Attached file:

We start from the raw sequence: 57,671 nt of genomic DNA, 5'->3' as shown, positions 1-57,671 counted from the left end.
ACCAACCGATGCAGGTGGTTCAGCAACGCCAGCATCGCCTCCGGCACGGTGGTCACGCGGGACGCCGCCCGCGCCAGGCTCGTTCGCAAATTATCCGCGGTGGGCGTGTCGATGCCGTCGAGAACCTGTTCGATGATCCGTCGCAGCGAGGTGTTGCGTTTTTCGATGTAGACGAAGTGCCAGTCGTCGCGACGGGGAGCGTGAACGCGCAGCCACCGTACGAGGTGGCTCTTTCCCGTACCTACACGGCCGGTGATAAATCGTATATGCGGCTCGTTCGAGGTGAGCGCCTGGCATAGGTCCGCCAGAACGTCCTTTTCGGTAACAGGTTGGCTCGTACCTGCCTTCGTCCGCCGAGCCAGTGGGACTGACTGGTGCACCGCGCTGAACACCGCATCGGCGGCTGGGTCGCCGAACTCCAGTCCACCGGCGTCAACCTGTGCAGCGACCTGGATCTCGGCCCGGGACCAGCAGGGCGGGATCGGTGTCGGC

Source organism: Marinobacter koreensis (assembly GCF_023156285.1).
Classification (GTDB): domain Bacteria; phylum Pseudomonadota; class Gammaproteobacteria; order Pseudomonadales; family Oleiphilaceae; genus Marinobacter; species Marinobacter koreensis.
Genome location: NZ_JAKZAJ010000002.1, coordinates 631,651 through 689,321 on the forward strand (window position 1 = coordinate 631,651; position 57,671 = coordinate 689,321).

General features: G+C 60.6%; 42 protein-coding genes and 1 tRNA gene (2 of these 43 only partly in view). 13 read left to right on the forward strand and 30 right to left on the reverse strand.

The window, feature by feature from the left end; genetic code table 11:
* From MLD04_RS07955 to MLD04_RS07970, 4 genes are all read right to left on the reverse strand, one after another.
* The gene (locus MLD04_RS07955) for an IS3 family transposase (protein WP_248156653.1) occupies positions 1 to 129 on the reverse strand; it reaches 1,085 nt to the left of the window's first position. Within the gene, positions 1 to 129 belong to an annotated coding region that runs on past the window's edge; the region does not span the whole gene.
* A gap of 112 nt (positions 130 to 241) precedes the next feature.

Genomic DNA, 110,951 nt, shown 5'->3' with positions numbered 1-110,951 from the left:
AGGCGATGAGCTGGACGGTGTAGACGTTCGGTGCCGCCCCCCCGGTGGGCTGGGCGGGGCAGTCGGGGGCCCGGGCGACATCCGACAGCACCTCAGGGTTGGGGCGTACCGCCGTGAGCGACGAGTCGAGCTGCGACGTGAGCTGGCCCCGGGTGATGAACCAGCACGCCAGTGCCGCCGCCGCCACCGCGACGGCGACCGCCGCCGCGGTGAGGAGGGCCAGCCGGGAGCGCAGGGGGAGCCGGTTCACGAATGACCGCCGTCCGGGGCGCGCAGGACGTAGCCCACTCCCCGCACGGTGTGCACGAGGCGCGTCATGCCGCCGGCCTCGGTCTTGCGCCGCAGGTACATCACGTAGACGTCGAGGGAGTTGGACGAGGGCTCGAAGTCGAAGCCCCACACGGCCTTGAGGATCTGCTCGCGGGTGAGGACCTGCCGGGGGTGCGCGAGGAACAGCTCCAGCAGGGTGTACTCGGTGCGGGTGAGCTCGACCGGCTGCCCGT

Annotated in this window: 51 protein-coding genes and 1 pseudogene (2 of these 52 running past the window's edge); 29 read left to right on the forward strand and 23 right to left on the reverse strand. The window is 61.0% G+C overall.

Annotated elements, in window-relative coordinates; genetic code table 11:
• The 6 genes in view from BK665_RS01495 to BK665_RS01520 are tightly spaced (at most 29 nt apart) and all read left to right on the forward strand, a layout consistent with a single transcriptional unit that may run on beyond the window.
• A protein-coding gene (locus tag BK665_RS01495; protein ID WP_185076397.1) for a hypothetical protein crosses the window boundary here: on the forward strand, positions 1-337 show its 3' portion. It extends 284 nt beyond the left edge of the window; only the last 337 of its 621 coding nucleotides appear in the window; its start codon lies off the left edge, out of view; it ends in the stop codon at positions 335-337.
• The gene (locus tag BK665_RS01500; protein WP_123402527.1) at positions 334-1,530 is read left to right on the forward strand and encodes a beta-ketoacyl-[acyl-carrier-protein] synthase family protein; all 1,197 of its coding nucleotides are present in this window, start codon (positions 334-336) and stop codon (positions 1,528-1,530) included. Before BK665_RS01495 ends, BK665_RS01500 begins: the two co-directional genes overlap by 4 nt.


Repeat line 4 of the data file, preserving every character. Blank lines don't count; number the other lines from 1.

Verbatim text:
Classification (GTDB): domain Bacteria; phylum Pseudomonadota; class Gammaproteobacteria; order Pseudomonadales; family Oleiphilaceae; genus Marinobacter; species Marinobacter koreensis.